Tech Talk #34 – September 17, 2016
Computers are tools. We don’t need to know very much about our computer to check our email, play a quick game of Solitaire, or order ourselves a little something.
As part of my job fixing things that can go wrong with computers, I need to explain technical things about computers and how they work in terms I hope people can understand. Here are two of the most common.
Hard drive space vs. RAM
People worry about filling up their hard drive with pictures or music, or they worry that the programs on their computer are making their computer slow.
People know that the amount of random access memory (RAM) their computer has is important, but not why it’s important.
Every time you open a program or access data, it loads from your hard drive into your RAM. Running programs and accessing data from RAM is faster than running from your hard drive.
Think of the hard drive in your computer as the garage and the RAM in your computer as the dining room table. All of the work your computer does happens at the dining room table. Your programs run at the dining room table and may occasionally go out to the garage to get something they need. No matter how full the garage gets, the dining room table doesn’t get any smaller.
True, if your hard drive fills up to more than 90% of its capacity, it will affect your computer’s performance. But modern computers have hard drives with capacities of 500 gigabytes or 1 terabyte or more. That’s a lot music, videos, and photos.
Browsers and the internet
Browse is an old word. As a noun, it refers to vegetation that animals eat. As a verb it means, more or less, to eat something by nibbling on it. Think deer or cattle.
One of the first non-agricultural uses of the word browse appears in the context of shopping. In a store you might be shopping around and not necessarily buying anything, you’re ‘just browsing’.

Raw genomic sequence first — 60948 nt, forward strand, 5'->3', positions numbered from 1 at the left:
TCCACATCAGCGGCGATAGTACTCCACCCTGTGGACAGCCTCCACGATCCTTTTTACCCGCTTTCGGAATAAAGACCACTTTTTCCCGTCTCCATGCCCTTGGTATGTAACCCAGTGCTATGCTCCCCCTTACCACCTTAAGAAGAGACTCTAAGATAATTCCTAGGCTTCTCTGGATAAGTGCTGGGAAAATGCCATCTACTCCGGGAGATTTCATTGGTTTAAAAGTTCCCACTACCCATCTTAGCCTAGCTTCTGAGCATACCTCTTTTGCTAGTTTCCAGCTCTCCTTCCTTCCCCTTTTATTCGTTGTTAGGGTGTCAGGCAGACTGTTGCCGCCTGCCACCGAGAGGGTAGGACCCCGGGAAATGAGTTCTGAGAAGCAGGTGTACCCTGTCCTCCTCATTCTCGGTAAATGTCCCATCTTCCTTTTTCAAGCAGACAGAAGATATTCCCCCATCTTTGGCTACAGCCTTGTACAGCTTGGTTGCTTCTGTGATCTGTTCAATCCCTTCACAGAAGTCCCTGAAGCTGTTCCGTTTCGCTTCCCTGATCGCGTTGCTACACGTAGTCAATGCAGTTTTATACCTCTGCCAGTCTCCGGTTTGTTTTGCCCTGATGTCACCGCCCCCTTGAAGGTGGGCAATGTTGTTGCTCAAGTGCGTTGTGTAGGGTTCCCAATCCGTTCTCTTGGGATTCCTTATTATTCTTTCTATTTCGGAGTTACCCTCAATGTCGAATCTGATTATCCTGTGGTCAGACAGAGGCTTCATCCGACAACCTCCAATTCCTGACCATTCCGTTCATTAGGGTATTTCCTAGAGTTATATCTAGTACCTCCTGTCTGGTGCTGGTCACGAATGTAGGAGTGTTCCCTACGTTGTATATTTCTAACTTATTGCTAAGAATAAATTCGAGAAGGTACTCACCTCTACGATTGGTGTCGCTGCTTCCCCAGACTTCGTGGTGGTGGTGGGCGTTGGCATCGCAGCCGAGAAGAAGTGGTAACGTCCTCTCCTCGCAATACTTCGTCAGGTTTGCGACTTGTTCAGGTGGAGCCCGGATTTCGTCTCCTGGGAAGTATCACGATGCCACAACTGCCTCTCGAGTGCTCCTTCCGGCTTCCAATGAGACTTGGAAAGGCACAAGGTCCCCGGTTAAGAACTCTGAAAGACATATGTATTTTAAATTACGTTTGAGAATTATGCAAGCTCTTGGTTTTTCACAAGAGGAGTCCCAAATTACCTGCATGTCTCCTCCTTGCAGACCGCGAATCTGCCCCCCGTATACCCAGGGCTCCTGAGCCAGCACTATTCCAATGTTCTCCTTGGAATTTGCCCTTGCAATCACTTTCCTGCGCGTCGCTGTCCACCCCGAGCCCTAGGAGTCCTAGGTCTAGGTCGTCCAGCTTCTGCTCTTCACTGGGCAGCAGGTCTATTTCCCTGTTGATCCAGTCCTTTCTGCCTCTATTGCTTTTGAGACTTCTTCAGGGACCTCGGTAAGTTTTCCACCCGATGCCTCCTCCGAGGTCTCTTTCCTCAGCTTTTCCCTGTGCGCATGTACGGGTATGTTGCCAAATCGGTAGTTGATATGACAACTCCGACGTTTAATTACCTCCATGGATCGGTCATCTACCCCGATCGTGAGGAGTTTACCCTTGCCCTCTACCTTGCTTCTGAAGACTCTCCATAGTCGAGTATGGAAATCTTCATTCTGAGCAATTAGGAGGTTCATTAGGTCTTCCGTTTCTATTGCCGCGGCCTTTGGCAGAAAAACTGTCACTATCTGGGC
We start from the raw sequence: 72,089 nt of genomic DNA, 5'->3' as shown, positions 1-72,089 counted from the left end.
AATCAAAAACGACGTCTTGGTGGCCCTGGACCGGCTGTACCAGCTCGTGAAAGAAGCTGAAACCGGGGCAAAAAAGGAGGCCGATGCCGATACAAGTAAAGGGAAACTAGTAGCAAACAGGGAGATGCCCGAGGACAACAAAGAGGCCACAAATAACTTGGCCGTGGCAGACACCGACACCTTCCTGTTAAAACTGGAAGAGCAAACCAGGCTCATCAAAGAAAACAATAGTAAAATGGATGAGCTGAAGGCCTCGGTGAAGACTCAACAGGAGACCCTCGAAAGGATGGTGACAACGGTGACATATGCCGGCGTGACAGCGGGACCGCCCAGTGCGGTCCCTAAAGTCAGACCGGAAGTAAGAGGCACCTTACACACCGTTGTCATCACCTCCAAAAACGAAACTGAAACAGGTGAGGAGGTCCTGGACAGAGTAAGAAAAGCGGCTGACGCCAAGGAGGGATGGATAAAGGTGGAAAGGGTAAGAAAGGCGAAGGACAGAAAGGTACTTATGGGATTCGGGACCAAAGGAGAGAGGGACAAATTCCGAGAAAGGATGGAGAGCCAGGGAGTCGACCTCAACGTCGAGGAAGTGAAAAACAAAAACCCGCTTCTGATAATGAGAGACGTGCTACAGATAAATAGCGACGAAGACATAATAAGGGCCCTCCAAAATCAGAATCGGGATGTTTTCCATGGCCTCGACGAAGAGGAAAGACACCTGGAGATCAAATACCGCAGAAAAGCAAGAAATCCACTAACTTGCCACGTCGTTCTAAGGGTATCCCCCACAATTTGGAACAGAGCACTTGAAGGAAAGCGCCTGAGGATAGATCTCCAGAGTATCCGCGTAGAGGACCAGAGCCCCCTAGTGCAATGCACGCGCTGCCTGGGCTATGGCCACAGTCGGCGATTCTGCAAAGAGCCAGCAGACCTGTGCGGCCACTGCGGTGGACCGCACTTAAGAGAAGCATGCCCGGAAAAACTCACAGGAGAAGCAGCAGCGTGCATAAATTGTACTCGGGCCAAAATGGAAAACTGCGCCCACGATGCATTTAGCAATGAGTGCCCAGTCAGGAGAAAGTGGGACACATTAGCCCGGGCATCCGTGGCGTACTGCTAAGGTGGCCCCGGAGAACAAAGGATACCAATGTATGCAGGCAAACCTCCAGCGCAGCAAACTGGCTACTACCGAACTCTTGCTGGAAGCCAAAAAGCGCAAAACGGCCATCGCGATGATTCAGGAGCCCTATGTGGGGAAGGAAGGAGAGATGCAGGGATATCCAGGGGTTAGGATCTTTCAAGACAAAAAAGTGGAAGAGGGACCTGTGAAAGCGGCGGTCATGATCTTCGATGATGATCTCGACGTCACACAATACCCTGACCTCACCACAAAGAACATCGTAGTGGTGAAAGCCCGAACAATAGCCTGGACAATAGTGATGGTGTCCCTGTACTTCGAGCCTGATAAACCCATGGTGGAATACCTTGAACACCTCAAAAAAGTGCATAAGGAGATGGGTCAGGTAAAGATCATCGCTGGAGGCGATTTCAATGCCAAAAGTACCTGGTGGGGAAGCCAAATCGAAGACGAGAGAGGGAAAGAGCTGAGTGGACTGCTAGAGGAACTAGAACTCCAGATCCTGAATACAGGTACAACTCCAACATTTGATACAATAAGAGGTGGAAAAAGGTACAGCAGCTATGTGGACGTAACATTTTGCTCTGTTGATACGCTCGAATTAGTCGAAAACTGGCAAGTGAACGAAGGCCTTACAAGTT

The internet is a big place and it’s one of the biggest stores ever. To help people get around on the internet, we have internet browsers or web browsers or just browsers for short.
If you think of the internet as Albertsons, you can get to Albertsons by taking the bus, driving your car, riding a bike, or walking. Web browsers are just the different ways you can get to Albertsons. When you open a browser window, you’re opening the internet.
The first web browser most people think of is Microsoft’s Internet Explorer (IE). Microsoft included IE in every version of Windows since Windows 3.1 in 1992.
Other popular browsers are Google Chrome, Mozilla Firefox, Apple Safari, and Opera. All of these web browsers take you the internet. Where you go once they open on your computer is up to you.
As the internet continues to evolve and different techniques are used to make web pages, some web browsers don’t work well anymore. Some websites only work with certain browsers.
I recommend having more than one web browser on your computer in case you run across a website that won’t work properly with your current browser or in case your current browser develops problems and stops working. Think of it as a spare tire.
It would appear that we have reached the limits of what it is possible to achieve with computer technology, although one should be careful with such statements, as they tend to sound pretty silly in 5 years.
John Von Neumann – was a Hungarian-American pure and applied mathematician, physicist, inventor, computer scientist, and polymath. He made major contributions to a number of fields, including mathematics (foundations of mathematics, functional analysis, ergodic theory, geometry, topology, and numerical analysis), physics (quantum mechanics, hydrodynamics and quantum statistical mechanics), economics (game theory), computing (Von Neumann architecture, linear programming, self-replicating machines, stochastic computing), and statistics.
Oh, and he also worked on the Manhattan Project. He died in 1953 at age 57 at Walter Reed Army Medical Center in Washington, D.C.
Do you have a computer or technology question? Greg Cunningham has been providing Tehachapi with on-site PC and network services since 2007. Email Greg at firstname.lastname@example.org.